Boeing [NYSE:BA] yesterday concluded the remarkable 23-year run of the
757 passenger airplane by delivering the final one to Shanghai Airlines.
The airplane is the 1,050th Boeing 757. The 757 is one of seven commercial models that have sold more than 1,000 airplanes, and more than 1,030 of the 757s are still in service.
"This is a special day for Boeing. The fact that more than 1,000 757s were selected by 55 customers and remain in service today is a great tribute to the imagination and skill of the Boeing employees who designed and built them," said Boeing Commercial Airplanes President and Chief Executive Alan Mulally. "The 757 holds a special place in aviation history for its efficiency and environmental responsibility, and we continue that heritage of innovation with our current family of airplanes."
Continuing the 757's legacy of innovation, the airplane delivered yesterday is the first 757 certified and delivered as a Chapter 4 airplane, meaning it meets noise limits scheduled to go into effect Jan. 1, 2006.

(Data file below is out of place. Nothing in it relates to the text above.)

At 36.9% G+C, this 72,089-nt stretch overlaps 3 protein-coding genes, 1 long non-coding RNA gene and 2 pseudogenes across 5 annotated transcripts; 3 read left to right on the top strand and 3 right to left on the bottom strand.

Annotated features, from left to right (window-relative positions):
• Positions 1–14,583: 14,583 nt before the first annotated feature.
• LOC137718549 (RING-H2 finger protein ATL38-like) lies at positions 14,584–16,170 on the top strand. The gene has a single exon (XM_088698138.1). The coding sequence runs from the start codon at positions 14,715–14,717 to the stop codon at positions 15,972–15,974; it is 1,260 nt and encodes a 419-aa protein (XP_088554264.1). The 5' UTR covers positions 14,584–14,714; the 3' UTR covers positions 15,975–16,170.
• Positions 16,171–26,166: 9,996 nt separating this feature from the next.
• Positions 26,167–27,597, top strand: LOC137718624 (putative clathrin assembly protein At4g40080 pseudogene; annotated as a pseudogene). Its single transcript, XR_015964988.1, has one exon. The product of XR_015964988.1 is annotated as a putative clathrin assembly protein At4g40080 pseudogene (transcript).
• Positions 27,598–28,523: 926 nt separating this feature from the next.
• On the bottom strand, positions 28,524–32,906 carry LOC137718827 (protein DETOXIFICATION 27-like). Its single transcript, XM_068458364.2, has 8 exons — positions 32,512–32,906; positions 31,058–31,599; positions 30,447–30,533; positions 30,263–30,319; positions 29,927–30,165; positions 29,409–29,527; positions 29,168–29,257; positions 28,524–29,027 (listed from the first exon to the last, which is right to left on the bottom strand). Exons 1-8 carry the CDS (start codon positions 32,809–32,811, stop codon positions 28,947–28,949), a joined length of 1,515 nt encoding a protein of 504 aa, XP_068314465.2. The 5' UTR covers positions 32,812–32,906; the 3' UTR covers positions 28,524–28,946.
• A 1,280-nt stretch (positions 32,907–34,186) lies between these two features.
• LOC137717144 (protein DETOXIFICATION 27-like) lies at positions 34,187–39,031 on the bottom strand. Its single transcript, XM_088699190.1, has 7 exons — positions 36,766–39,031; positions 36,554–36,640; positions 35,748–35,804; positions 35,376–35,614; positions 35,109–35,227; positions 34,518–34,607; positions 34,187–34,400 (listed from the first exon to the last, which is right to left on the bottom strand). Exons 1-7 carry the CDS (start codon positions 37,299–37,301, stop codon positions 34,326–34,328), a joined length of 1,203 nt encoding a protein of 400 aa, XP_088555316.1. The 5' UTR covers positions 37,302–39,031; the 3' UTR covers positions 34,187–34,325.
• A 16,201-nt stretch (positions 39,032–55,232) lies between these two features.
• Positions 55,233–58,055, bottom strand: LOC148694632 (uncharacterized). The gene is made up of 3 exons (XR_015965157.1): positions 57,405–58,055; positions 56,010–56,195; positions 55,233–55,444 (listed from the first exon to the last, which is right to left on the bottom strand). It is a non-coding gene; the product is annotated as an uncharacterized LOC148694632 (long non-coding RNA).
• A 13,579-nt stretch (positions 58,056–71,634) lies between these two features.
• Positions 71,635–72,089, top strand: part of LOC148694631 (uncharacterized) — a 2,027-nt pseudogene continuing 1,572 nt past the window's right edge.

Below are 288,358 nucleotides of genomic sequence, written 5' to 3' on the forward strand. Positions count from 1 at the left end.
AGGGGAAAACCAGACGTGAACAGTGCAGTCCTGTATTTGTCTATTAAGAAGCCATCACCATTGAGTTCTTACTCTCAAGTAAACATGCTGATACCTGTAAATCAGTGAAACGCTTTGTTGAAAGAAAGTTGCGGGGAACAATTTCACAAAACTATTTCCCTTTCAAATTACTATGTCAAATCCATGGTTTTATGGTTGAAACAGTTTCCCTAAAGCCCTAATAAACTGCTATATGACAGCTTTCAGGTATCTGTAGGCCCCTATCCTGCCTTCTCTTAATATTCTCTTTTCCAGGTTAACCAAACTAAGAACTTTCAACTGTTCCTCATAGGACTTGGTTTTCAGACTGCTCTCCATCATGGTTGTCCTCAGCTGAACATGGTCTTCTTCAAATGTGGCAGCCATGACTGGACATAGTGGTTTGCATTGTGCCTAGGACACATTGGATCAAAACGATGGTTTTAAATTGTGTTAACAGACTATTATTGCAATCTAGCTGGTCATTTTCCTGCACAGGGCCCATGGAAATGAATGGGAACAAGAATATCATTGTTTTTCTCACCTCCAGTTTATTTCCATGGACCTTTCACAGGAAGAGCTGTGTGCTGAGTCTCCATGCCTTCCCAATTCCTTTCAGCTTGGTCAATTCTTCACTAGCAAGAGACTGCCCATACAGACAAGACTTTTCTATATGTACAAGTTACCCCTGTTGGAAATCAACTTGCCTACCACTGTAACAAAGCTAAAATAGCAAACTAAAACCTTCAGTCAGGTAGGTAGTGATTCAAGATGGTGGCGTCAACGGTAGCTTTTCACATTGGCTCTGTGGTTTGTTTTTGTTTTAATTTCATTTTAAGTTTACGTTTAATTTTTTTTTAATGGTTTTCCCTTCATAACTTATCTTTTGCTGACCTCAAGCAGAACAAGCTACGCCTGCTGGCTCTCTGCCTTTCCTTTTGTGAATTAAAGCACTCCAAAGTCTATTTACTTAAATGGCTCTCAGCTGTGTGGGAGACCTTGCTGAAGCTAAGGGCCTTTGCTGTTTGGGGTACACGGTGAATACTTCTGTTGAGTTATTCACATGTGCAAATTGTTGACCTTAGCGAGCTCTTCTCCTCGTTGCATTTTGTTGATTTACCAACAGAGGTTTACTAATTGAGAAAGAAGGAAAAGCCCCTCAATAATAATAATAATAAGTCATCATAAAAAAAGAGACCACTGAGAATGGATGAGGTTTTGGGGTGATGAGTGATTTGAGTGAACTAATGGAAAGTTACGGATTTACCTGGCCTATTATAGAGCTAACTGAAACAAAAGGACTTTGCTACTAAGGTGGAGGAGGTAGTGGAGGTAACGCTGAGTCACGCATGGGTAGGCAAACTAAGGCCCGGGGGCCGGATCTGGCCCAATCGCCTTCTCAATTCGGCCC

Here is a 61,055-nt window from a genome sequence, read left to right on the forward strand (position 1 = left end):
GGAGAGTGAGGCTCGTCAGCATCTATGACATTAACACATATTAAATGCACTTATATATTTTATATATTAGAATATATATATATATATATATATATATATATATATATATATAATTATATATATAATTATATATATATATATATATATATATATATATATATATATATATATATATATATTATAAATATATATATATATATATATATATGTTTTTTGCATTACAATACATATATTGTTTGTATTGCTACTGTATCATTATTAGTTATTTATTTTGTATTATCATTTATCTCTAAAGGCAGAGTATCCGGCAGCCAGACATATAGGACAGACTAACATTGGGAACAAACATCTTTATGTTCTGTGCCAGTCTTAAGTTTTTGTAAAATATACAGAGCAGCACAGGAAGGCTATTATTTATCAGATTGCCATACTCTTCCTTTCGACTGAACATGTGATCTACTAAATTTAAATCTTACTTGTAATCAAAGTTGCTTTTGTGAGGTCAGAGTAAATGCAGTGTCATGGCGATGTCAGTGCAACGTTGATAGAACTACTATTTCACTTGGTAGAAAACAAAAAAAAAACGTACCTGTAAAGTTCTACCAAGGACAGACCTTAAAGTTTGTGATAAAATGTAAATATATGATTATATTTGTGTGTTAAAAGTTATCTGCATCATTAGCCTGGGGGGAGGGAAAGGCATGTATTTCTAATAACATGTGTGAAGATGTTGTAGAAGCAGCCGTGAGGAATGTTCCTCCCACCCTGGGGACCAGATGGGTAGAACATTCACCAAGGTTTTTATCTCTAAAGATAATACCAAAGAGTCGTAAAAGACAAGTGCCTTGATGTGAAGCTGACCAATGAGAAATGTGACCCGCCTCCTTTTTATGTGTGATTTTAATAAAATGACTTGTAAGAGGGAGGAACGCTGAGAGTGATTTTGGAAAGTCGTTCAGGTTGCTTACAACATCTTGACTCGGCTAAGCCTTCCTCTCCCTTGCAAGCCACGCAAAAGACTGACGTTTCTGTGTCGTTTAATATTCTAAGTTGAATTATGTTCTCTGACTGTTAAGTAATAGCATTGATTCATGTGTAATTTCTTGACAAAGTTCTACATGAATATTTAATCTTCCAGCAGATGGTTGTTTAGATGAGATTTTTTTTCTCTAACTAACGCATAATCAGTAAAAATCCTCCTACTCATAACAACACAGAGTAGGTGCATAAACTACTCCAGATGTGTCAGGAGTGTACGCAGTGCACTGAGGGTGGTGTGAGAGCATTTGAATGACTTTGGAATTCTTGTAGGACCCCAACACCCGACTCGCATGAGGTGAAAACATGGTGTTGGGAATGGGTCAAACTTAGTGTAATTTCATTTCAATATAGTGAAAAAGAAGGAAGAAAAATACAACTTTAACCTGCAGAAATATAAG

The airplane is the 13th 757-200 delivered to Shanghai Airlines, which took delivery of its first 757 in August 1989.
"With the delivery and addition of the last two Boeing 757-200s, these fuel-efficient airplanes will continue to be a mainstay within our fleet," said Captain Ding Xin Guo, senior vice president of Shanghai Airlines. "Shanghai Airlines is dedicated to becoming the most preferred airline in China. The 757 airplanes will provide our passengers with a safe and comfortable flight experience."
Established in 1985 in China's largest city, Shanghai Airlines operates 33 Boeing jetliners including 15 Next-Generation 737s, 12 757-200s, five 767-300s and one 737-300 Freighter. The carrier operates more than 100 domestic routes and six regional services to neighboring countries and areas in Asia.
Boeing in late 2003 decided to end 757 production because the increased capabilities of the newest 737s and the potential of the all-new Boeing 787 fulfill the 757 market's needs. The airplane delivered today rolled off the company's Renton, Wash., assembly line last October.
The 757 fleet worldwide has flown more than 35 million hours, which is equivalent to one airplane flying continuously for 4,000 years.